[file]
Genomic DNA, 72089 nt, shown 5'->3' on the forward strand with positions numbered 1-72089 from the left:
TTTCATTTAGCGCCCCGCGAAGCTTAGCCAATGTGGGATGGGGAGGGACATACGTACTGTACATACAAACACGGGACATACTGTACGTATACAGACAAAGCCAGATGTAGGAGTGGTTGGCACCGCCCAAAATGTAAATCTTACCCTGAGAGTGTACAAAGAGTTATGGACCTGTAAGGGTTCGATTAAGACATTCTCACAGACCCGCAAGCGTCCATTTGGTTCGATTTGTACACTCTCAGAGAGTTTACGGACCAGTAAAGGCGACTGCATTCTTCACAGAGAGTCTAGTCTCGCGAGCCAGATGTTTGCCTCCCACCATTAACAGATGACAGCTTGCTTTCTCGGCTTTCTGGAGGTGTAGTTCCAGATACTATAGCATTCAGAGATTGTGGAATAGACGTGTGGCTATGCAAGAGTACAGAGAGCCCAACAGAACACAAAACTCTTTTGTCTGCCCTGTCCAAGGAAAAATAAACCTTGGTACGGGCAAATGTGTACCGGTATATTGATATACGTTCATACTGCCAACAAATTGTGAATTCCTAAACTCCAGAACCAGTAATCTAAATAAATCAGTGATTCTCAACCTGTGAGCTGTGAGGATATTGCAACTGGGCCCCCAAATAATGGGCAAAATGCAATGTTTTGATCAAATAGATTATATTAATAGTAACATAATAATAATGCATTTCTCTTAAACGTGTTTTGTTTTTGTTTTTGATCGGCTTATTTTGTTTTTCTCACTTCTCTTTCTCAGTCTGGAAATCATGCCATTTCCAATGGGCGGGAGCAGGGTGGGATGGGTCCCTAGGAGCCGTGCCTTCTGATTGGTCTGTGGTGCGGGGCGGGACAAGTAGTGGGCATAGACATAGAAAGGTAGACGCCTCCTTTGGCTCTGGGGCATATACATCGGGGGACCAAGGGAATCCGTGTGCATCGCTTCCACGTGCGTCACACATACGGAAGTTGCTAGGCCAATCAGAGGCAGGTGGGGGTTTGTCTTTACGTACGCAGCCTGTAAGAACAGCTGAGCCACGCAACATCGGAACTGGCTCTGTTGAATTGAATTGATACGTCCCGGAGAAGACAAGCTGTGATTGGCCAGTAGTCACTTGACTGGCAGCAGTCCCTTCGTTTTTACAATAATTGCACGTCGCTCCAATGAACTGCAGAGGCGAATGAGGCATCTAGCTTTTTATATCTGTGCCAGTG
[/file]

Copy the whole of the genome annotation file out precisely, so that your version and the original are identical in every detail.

Genomic DNA, 72089 nt, shown 5'->3' on the forward strand with positions numbered 1-72089 from the left:
TTTCATTTAGCGCCCCGCGAAGCTTAGCCAATGTGGGATGGGGAGGGACATACGTACTGTACATACAAACACGGGACATACTGTACGTATACAGACAAAGCCAGATGTAGGAGTGGTTGGCACCGCCCAAAATGTAAATCTTACCCTGAGAGTGTACAAAGAGTTATGGACCTGTAAGGGTTCGATTAAGACATTCTCACAGACCCGCAAGCGTCCATTTGGTTCGATTTGTACACTCTCAGAGAGTTTACGGACCAGTAAAGGCGACTGCATTCTTCACAGAGAGTCTAGTCTCGCGAGCCAGATGTTTGCCTCCCACCATTAACAGATGACAGCTTGCTTTCTCGGCTTTCTGGAGGTGTAGTTCCAGATACTATAGCATTCAGAGATTGTGGAATAGACGTGTGGCTATGCAAGAGTACAGAGAGCCCAACAGAACACAAAACTCTTTTGTCTGCCCTGTCCAAGGAAAAATAAACCTTGGTACGGGCAAATGTGTACCGGTATATTGATATACGTTCATACTGCCAACAAATTGTGAATTCCTAAACTCCAGAACCAGTAATCTAAATAAATCAGTGATTCTCAACCTGTGAGCTGTGAGGATATTGCAACTGGGCCCCCAAATAATGGGCAAAATGCAATGTTTTGATCAAATAGATTATATTAATAGTAACATAATAATAATGCATTTCTCTTAAACGTGTTTTGTTTTTGTTTTTGATCGGCTTATTTTGTTTTTCTCACTTCTCTTTCTCAGTCTGGAAATCATGCCATTTCCAATGGGCGGGAGCAGGGTGGGATGGGTCCCTAGGAGCCGTGCCTTCTGATTGGTCTGTGGTGCGGGGCGGGACAAGTAGTGGGCATAGACATAGAAAGGTAGACGCCTCCTTTGGCTCTGGGGCATATACATCGGGGGACCAAGGGAATCCGTGTGCATCGCTTCCACGTGCGTCACACATACGGAAGTTGCTAGGCCAATCAGAGGCAGGTGGGGGTTTGTCTTTACGTACGCAGCCTGTAAGAACAGCTGAGCCACGCAACATCGGAACTGGCTCTGTTGAATTGAATTGATACGTCCCGGAGAAGACAAGCTGTGATTGGCCAGTAGTCACTTGACTGGCAGCAGTCCCTTCGTTTTTACAATAATTGCACGTCGCTCCAATGAACTGCAGAGGCGAATGAGGCATCTAGCTTTTTATATCTGTGCCAGTG